An update on the contest. The pandemic has slowed our usual process. We’re in the judging process and plan to announce winners by late August or early September. Thank you for your patience!

Sharon Chapman

Earlier: The 33rd annual Society for Features Journalism Excellence-in-Features contest, which honors the craft of feature storytelling and the people who do it for a living, is taking entries for 2021!

First-place winners in each category will receive $300, so don’t miss this chance to enter.

All entries – other than those in the Best Features Digital Presence category – must have been published in print or online between Jan. 1, 2020, and Dec. 31, 2020.

The writing contest is open to journalists working for legacy and new media (including nonprofit), whether you’re a freelancer or full-time employee.

Winners will be announced in June.

The cost of each entry is $45 for all professional writing, online and video entries, and $60 in the Niche Product, Features Digital Presence and Best Section categories.

To enter, go to https://betternewspapercontest.com and search for Society for Features Journalism.

Deadline for entries: February 18, 2021 has been extended to April 5, 2021!

If you have any questions, please contact Sharon Chapman at schapman@statesman.com.

2021 Categories

001 General Feature
Feature treatment of any A&E, lifestyles or news topic. Entries can be a single trend story, profile, interview, news feature or general feature of 1,000 words or more. Sidebars accepted. Each entry consists of one story. Multiple bylines accepted.

002 Arts & Entertainment Feature
Feature treatment of an arts and entertainment topic – such as architecture, art, books, dance, movies, music, opera, television or theater. NOTE: Food stories should be entered in one of the food categories. Entries can be a single trend story, interview or feature story. Each entry consists of one story.

003 Short Feature
Tight, bright writing of fewer than 1,000 words. A word count is required with each entry; entries exceeding the limit will be disqualified. Enter the word count in the “Comments, Credits & Other Info” field on the entry form. Each entry consists of one story.

004 Food Feature
A single story focusing on food, not including reviews or commentary. Can be a trend story, personality profile, narrative piece, how-to or other feature treatment of a food topic. Each entry consists of on story.

005 Food Criticism
A single story, such as a restaurant review, that offers opinions about a topic or restaurant in the food industry. Each entry consists of one story.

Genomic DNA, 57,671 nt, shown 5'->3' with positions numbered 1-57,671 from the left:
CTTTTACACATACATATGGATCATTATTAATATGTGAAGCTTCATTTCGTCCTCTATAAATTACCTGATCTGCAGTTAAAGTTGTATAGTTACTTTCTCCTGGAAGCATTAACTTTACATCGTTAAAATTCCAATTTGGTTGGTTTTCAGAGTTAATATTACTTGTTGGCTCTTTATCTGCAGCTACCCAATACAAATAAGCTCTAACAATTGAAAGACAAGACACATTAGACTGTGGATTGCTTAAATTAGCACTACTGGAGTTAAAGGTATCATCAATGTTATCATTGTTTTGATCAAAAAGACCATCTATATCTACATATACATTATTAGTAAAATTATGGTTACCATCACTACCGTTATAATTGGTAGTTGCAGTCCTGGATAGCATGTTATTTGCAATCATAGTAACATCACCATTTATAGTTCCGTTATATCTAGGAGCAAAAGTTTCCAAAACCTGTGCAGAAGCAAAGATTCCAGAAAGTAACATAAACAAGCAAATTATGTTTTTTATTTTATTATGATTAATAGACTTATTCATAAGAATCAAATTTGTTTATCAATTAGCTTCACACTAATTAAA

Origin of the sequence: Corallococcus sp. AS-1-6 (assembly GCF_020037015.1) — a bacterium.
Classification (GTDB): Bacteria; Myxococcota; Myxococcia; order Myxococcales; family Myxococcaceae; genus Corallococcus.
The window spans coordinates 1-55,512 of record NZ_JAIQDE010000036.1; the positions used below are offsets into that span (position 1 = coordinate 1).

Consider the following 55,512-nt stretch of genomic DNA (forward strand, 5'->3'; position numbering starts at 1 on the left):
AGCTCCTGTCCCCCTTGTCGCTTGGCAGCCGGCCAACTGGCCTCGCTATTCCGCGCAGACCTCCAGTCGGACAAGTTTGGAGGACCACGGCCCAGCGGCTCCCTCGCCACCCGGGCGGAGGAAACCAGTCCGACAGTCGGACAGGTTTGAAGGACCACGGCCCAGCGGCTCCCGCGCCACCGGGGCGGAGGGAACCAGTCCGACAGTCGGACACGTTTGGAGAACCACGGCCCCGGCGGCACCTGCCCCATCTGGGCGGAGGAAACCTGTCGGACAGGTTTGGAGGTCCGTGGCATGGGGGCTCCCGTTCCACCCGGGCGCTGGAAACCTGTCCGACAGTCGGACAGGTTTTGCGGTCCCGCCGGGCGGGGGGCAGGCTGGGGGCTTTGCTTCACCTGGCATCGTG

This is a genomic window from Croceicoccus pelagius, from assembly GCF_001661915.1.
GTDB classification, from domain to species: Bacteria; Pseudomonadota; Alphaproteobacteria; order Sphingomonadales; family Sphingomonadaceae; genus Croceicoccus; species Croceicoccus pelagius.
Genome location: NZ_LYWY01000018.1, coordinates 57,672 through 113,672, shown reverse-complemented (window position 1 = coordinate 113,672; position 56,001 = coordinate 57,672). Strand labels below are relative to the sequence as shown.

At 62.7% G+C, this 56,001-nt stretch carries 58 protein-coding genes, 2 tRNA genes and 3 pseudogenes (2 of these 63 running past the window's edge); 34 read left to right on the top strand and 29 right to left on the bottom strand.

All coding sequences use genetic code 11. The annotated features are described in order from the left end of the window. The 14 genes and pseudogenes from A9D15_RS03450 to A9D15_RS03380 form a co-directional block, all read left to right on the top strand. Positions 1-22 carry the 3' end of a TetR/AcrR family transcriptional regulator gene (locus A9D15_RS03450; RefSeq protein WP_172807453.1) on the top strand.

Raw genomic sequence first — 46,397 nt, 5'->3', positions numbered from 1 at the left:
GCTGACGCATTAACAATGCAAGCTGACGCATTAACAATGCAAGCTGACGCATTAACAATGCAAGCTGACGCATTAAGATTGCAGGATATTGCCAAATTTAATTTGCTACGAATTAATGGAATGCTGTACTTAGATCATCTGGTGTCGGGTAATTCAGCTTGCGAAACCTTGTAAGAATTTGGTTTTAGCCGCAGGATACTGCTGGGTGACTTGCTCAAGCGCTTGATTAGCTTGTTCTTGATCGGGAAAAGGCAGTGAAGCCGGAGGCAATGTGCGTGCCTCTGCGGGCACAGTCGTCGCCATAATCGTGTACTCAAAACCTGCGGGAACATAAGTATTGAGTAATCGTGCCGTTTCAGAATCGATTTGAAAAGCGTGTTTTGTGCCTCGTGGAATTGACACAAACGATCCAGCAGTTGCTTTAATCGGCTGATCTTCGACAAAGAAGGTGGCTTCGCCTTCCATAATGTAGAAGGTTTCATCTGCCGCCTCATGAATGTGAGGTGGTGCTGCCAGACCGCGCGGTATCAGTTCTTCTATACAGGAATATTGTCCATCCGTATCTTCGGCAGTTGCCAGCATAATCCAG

006 Features Series or Project
Feature treatment of any lifestyle, A&E or news topic that has multiple parts. Sidebars accepted. Can include a written explanation of not more than 250 words on how the story was reported. Each entry consists of the stories that comprise the series or project. Multiple bylines accepted.

007 Narrative Storytelling
A single story told in a narrative style, using techniques such as character development, use of dialogue, sense of place, scene building, narrative arc and adherence to theme. Each entry consists of one story.

008 Feature Specialty Writing Portfolio
Three stories by the same writer on one features specialty topic, such as arts and entertainment, fashion, health, religion, technology or travel. NOTE: Food writing entries should be entered in the Food Writing Portfolio category. Entries can be trend stories, profiles, interviews, news features, general features or narratives covering the same topic. Columns and commentary are excluded. Each entry consists of three stories from the same writer.

009 Food Writing Portfolio
Three stories by the same writer on any food topic. Entries can be stories, columns or reviews. Each entry consists of three stories from the same writer.

010 General Commentary Portfolio
A collection of three columns or essays by the same writer on any human interest or specialty topic, excluding editorials. NOTE: Food writing entries should be entered in the Food Writing Portfolio category. Each entry consists of three examples of the writer’s work, showing a range of reporting styles.

011 Arts & Entertainment Commentary Portfolio
A collection of three columns, essays or reviews by the same writer on any arts and entertainment topic, excluding editorials. NOTE: Food writing entries should be entered in the Food Writing Portfolio category. Each entry consists of three examples of the writer’s work.

012 Sports Feature
Feature treatment of any sports topic. Entries can be a trend story, interview or feature story. Each entry consists of one story.

013 Headline Writing Portfolio
A collection of three headlines and accompanying decks by the same writer for feature stories or columns. Headlines must be attached to the stories or columns and can be accompanied by related visuals. Entries will be judged on clarity, accuracy and creativity. One entry consists of three headlines and accompanying decks and stories. NOTE: All entries, regardless of circulation group, compete in one group.

014 Video Storytelling
The coverage of any A&E, lifestyle or specialty topic using a single video of not more than 8 minutes in length. One entry consists of one video.

015 Integrated Storytelling
The coverage of any A&E, features or lifestyle topic told through the integrated use of print, digital, social media, video and any other platform. One entry consists of the package of stories and other elements used to cover the topic.

016 Features Podcast
The coverage of any A&E, features or lifestyle topic told through a podcast. One entry consists of links to three podcast episodes by the same person or persons. NOTE: All entries, regardless of circulation group, compete in one group.